Enjoying the fruits of your aazadi.

Aug 09, 2022
Author: Ajit Dayal

Nations do not become independent and free overnight.

There is an underlying yearning for freedom against oppression which can foster over decades which then result in a murmuring of discontent before it glides across the populace like the ripples of a headstrong stone cast on a seemingly calm lake.

Before you know it - there is a groundswell of popular support for the idea of aazadi leading to an often-tumultuous period of strife and revolutionary fervour. That is when the fight for independence explodes.

The rising waters cleanse the land of the invader or the irritant and, having tasted the salt of the earth, the waters settle into a new calm, a new equilibrium. With that equilibrium comes the bliss: the amrit of the azadi. The joys of the painful and often violent fight for freedom.

India@75 was not the result of one protest. It was a 90-year struggle that started in 1857 and ended on August 15, 1947, with the unveiling of the tricolour which led to Pandit Jawaharlal Nehru's inspirational speech at the stroke of the midnight hour, while the world sleeps, India will awake to freedom'.

The Oxford Dictionary states that Azadi has its roots in the Persian language, and it means 'freedom' or 'liberty' which in turn means: 'the power or right to act, speak or think as one wants' and 'the state of not being imprisoned or enslaved.' Freedom and Independence in the political and social context are not attributes that you win in one day and then lay back and enjoy it. The perseverance of freedom requires the deliberate building of institutional safety nets with clear-cut roles for the evolving polity, the executive branch of the government, the courts, the police, and the press - and the reminder to the populace of the balance between rights and responsibilities.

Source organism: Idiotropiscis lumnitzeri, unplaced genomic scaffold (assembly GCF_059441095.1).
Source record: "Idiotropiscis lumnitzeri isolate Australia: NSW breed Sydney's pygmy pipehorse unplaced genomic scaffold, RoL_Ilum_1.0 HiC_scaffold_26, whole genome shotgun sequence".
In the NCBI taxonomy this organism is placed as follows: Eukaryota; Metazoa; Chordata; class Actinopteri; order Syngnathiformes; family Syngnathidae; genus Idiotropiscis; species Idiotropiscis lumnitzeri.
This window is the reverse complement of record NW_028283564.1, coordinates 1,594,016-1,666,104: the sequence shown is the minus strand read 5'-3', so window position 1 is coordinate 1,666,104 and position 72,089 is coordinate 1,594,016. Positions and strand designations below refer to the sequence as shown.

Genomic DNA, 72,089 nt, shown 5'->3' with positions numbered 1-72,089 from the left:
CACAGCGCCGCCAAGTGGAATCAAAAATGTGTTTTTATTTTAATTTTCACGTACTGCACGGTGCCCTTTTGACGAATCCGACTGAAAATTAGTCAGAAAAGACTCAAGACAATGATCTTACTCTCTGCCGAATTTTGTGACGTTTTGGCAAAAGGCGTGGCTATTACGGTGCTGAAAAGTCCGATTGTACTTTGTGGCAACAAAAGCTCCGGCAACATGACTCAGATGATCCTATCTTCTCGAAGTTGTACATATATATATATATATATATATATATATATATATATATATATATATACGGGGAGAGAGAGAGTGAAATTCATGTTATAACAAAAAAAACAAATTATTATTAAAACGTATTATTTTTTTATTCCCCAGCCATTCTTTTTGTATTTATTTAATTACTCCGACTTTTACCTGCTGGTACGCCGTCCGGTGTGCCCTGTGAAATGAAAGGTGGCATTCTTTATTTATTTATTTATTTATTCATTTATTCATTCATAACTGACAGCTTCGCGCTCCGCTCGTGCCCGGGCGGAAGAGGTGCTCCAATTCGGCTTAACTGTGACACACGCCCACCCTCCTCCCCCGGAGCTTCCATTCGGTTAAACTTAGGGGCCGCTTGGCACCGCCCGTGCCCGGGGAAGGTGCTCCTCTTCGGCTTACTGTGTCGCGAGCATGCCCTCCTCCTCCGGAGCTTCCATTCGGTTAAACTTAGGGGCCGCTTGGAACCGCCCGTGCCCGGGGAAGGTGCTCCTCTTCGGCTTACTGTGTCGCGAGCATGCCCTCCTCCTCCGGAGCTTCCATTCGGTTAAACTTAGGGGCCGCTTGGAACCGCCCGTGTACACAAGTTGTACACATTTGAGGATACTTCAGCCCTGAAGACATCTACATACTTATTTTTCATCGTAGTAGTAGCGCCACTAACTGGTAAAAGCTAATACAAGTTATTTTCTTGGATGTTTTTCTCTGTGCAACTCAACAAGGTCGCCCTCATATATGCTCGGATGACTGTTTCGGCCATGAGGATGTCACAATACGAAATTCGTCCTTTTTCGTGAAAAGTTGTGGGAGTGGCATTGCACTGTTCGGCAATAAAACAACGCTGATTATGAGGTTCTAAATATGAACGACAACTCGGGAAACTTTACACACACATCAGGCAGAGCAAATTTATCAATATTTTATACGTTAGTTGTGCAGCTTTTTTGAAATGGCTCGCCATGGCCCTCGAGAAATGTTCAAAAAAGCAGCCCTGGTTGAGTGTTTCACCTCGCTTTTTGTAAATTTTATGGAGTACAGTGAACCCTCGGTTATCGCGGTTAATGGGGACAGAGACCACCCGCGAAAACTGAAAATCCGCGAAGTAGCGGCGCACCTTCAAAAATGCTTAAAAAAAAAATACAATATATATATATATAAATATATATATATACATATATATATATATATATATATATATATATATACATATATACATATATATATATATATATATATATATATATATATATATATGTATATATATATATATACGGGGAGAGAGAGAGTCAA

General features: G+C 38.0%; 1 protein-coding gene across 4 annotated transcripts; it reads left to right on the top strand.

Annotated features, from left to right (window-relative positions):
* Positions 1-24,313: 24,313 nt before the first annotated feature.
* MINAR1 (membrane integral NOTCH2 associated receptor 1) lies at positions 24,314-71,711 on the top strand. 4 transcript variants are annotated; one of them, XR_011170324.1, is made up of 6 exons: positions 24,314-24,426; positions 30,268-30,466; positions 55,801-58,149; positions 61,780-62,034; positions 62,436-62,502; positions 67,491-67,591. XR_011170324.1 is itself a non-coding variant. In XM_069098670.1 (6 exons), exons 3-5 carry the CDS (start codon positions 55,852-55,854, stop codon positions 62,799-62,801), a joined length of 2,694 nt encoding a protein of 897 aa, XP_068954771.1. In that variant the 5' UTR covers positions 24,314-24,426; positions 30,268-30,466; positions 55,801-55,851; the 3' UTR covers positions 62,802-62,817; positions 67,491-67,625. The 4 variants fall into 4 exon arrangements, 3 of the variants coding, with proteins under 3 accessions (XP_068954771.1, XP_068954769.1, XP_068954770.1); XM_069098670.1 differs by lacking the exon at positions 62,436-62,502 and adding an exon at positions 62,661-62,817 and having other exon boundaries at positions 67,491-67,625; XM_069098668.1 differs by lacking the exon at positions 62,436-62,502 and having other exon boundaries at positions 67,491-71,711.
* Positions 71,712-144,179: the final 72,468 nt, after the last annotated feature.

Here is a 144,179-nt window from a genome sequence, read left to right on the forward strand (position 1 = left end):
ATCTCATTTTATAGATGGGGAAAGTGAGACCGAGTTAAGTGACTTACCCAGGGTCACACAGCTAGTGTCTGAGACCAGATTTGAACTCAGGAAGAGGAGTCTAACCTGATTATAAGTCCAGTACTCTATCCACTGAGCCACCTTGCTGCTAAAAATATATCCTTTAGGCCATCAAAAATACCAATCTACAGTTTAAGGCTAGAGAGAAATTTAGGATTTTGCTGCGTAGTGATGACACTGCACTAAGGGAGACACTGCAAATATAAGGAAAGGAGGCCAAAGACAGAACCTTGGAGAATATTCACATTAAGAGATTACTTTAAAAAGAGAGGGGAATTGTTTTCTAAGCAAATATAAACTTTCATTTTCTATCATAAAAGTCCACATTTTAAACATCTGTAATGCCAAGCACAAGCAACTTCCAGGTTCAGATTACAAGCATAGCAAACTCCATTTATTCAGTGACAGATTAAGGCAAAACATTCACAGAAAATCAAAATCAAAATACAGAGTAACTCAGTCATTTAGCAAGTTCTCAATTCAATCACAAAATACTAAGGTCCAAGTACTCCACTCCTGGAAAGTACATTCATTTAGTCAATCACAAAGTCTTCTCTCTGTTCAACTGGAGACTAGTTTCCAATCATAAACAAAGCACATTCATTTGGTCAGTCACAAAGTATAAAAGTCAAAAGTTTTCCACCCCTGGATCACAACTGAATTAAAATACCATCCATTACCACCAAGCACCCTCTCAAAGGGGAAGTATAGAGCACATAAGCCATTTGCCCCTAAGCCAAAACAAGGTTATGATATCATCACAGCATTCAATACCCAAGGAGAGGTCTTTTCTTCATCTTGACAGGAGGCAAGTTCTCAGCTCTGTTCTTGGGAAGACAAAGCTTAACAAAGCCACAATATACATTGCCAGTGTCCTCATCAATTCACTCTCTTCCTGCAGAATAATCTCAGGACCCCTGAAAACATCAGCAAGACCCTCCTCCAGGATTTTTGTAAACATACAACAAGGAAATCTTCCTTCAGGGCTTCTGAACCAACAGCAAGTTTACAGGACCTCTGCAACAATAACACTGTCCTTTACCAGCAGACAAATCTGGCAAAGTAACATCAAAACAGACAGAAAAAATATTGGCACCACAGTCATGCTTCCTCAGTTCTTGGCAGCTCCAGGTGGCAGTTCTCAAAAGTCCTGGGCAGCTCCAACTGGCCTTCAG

But it is pertinent to note that while we enjoy political freedom free of any colonial bondage, how free are we as individuals - in the financial sense? Do we have the liberty to know where our next meal will come? Or whether we will be able to pay for our future needs - be it for education, for buying a home, or for retirement? Or is this an aspect of our lives where we still live in bondage?

Cementing your financial freedom

The starting point of any discussion on financial freedom has to be: how will you start earning? Unless you have an income, you cannot build a pool of savings for it is that pool of savings which you need to invest for financial independence. The act of investing - if followed methodically - can give you the financial freedom or the aazadi ki amrit which many yearn for, but very few achieve. For some, no matter how much money they may have, the money will never be enough because they are smitten by the disease of consumption. However, for most people, financial freedom does not mean making it to the Top 10 list of the world's wealthiest people. Their measured needs will be met from the outcome of their thoughtful investments.

One of the best avenues for putting your savings to work for you is investing in the stock markets. Stock markets, over longer periods of time, tend to reflect the health of the economy and - more importantly - the profitability of companies that can take advantage of the business opportunities in a growing economy. Like the fight for Independence, the roots of the revolution for the ability of any individual to invest in stock markets began over 100 years ago and has been a long battle. The Bombay Stock Exchange (BSE) is Asia's oldest stock exchange and began in 1875. But a lack of focus on technology and working for a larger base of investors led SEBI to give permission to create an alternative stock exchange. The National Stock Exchange (NSE) began in 1992 and introduced computerised systems to lower the transaction cost for investors. Despite the birth of online trading in 1999, many individuals were unsure what shares to buy so, in 1993, SEBI allowed the launch of mutual funds. Investors could now entrust their savings with professional fund managers whose job and focus it was to identify the best shares to purchase. The global scepticism of paying a mutual fund house fees to select the best stocks and the inability of many mutual funds to 'outperform' their benchmark indices that they were measured against, led to the popularity of Index funds and ETFs. This was dubbed as the 'shift from active management (where a fund manager chooses stocks based on their declared criteria) to passive management (where the fund manager mimics the stocks within an Index selected by a neutral third party).' The lockdowns during the pandemic resulted in millions sitting at home and, rather than twiddling their thumbs in boredom and frustration, they turned to invest or speculate in the stock markets.